Iran is a country with a rich history full of ups and downs. Therefore, each museum in Iran represents a part of this long history, and visiting them can greatly immerse us in what has happened over time. One of the most famous museums of Iran is the National Jewelry Museum, originally the Iranian Crown Jewels, which is located in the basement of the Central Bank of Iran. It houses royal jewelry and historical objects from ancient periods to modern times and is open to the public.
The National Jewelry Museum is one of the most attractive tourist destinations in Tehran, which preserves the exquisite treasures of crown jewels under the title of National Treasury. The unique and valuable objects that exist today in Iran's National Museum of Jewelry are a mixed collection of the history and art of this land. All over the world, from ancient times to the present, jewelry has been collected to be both a display of power and to enrich the treasury of kings and governments. But especially in Iran, perhaps the history of collecting precious gems dates back to the Safavid era because prior to the Safavid period, no action was taken to collect and protect jewelry, gems and precious ornamental stones in Iran. During the Safavid period, kings sent ambassadors to neighboring countries to buy, collect, and preserve existing and purchased jewelry.
The collection of national treasures of Iran developed during the Qajar period (19th century). It was during this period that jewelry design was supported and developed for the first time. Iranian and Armenian designers and jewel makers were invited to the court, and the making and collection of exquisite gifts and the precise classification of government treasury jewelry started. Kiani crown, Naderi throne, Jewel Globe and Peacock Throne (Sun Throne) are among the treasures of this period. Neyshabour turquoise and Persian Gulf pearls were gradually added to the precious collections.
These royal jewels and exquisite gems were kept in Golestan Palace during the Qajar period and then in the basement of Marble Palace (Marmar Palace) during the first Pahlavi period. In 1937, during the reign of Reza Shah Pahlavi, ownership of the Imperial treasury was transferred to the state and after the completion of Iran National Bank (Bank Meli) building, the jewels were placed in the vaults of the National Bank of Iran, where they were used as collateral to strengthen the financial power of the institution and to back the national monetary system. This important economic role is perhaps one reason why these jewels, undeniable symbols of Iran's monarchic past, have been retained by the current Islamic Republic.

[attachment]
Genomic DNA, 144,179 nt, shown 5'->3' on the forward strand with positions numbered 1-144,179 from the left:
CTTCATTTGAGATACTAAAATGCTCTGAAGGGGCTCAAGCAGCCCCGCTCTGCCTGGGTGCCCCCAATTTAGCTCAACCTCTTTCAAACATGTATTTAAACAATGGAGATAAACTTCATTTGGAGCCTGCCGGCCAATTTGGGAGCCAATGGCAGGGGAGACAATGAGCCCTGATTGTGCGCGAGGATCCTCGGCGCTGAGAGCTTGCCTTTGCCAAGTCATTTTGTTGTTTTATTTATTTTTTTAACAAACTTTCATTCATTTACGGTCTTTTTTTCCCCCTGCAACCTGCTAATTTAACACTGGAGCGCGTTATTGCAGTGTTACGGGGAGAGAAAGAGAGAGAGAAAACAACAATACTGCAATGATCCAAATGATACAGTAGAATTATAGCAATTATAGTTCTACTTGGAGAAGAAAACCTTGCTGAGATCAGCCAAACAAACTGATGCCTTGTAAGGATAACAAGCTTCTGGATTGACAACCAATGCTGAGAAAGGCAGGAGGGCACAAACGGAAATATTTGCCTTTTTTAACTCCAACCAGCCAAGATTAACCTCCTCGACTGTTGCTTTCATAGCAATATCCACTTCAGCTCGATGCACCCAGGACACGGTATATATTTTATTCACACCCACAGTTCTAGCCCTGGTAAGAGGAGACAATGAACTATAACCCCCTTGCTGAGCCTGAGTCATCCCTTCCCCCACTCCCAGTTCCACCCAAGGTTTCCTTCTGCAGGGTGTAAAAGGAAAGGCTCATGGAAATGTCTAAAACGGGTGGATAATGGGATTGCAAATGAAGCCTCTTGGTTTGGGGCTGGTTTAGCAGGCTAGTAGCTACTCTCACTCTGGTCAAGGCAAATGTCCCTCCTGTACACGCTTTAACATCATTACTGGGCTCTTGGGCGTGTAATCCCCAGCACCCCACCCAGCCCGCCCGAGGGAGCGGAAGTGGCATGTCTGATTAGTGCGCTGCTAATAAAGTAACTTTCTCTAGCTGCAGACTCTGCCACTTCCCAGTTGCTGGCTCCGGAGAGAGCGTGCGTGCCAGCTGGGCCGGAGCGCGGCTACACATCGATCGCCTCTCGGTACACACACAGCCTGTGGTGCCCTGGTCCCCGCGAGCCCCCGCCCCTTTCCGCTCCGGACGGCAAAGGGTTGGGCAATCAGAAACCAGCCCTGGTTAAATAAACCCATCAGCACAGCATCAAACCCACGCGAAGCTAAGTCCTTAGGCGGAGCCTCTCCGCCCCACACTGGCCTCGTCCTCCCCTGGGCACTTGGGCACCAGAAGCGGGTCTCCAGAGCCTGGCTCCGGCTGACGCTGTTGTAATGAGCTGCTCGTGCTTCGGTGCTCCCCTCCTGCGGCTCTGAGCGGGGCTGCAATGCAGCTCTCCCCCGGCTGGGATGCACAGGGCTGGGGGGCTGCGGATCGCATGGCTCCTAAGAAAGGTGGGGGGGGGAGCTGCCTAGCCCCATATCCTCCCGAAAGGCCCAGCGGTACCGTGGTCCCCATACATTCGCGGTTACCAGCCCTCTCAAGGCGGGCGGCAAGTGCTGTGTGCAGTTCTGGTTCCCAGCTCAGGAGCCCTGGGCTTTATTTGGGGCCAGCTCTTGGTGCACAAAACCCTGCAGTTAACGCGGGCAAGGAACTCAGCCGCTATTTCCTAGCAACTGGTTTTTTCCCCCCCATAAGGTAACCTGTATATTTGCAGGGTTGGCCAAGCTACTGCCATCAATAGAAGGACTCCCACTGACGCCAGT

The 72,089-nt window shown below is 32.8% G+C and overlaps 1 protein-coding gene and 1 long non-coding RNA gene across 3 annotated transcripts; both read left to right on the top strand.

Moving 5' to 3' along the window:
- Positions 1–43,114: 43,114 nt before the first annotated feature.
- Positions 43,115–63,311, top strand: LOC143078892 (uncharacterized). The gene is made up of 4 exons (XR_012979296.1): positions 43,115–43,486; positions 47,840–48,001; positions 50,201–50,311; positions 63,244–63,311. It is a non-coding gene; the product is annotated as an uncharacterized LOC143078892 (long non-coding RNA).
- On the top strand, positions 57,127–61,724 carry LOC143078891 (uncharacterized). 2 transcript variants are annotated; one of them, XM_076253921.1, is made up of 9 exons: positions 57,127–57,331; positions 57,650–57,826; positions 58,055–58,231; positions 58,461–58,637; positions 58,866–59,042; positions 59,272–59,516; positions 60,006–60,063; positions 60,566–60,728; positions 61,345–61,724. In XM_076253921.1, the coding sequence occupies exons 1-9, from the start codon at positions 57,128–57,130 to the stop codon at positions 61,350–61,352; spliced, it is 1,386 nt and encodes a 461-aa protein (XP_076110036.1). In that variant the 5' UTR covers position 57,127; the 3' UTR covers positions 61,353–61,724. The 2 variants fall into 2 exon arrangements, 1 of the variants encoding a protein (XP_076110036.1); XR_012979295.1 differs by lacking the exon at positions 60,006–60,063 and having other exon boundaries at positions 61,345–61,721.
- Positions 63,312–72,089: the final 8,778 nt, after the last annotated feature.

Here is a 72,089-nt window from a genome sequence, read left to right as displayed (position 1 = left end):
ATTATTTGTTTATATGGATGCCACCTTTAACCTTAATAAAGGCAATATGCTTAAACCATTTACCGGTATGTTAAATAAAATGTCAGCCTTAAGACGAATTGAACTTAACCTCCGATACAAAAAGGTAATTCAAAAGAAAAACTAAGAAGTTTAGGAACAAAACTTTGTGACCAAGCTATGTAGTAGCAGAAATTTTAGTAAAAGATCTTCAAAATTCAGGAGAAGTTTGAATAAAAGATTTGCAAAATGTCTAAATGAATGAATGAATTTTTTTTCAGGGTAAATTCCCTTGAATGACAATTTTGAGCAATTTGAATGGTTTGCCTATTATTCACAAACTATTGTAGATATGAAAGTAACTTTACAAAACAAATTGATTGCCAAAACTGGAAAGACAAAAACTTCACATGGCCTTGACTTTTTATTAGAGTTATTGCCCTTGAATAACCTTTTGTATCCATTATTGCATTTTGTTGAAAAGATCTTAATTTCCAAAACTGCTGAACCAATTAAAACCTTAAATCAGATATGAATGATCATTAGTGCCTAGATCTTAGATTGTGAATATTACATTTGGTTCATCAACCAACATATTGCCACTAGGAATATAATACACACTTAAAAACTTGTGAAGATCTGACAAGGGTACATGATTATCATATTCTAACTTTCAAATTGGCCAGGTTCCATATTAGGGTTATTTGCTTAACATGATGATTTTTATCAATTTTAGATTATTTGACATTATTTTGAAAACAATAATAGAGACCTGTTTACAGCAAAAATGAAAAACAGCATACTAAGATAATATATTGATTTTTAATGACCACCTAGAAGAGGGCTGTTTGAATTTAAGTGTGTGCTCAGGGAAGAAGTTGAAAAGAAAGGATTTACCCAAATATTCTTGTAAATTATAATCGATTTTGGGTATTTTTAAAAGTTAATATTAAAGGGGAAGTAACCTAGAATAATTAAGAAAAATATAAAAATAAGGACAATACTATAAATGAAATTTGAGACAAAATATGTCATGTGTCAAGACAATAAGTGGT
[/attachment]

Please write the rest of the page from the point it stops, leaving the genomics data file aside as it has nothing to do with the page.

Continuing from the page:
Today, the crown jewels of Iran are protected by the Central Bank of the Islamic Republic of Iran and its unique collection exposes many jewels of the Safavid, Afsharid, Qajar and Pahlavi dynasties to the public.
In terms of artistic value, history and uniqueness, Iran's national jewelry collection is in a situation where even the best experts and evaluators in the world have not been able to calculate its true or approximate value. It contains some unique gems and jewels that have no equal in the world. Even the world’s most expert evaluators have not been able to calculate any value for this treasure. However, the value of the collection is not limited to the economical aspect of them. The cultural value of the items that reflect the history, unique designs, creativity, and imagination of the artists is something not to be undermined.
Another luxurious treasure found in the national treasury of crown jewels is the huge and famous Peacock Throne (throne of the sun). This throne was built in 1798 by the order of Fath Ali Shah. This throne is adorned with 26,733 gems, including an extravagant carved sun on the top of the throne studded with precious diamonds. That is why this throne was originally called the throne of the sun, but later became known as the peacock throne (Takht-e Tavoos) on the occasion of Fath Ali Shah's marriage to a woman called Tavoos Taj al-Dawlah and the throne became known as the Peacock Throne in her honor.
Of course, most Iranians thought that this throne was the same as the Indian peacock throne of the Mughal king Shah-i Jahan but further research showed that this unique work was made by the order of Iranian Qajar king Fath Ali Shah and has nothing to do with the Indian peacock throne.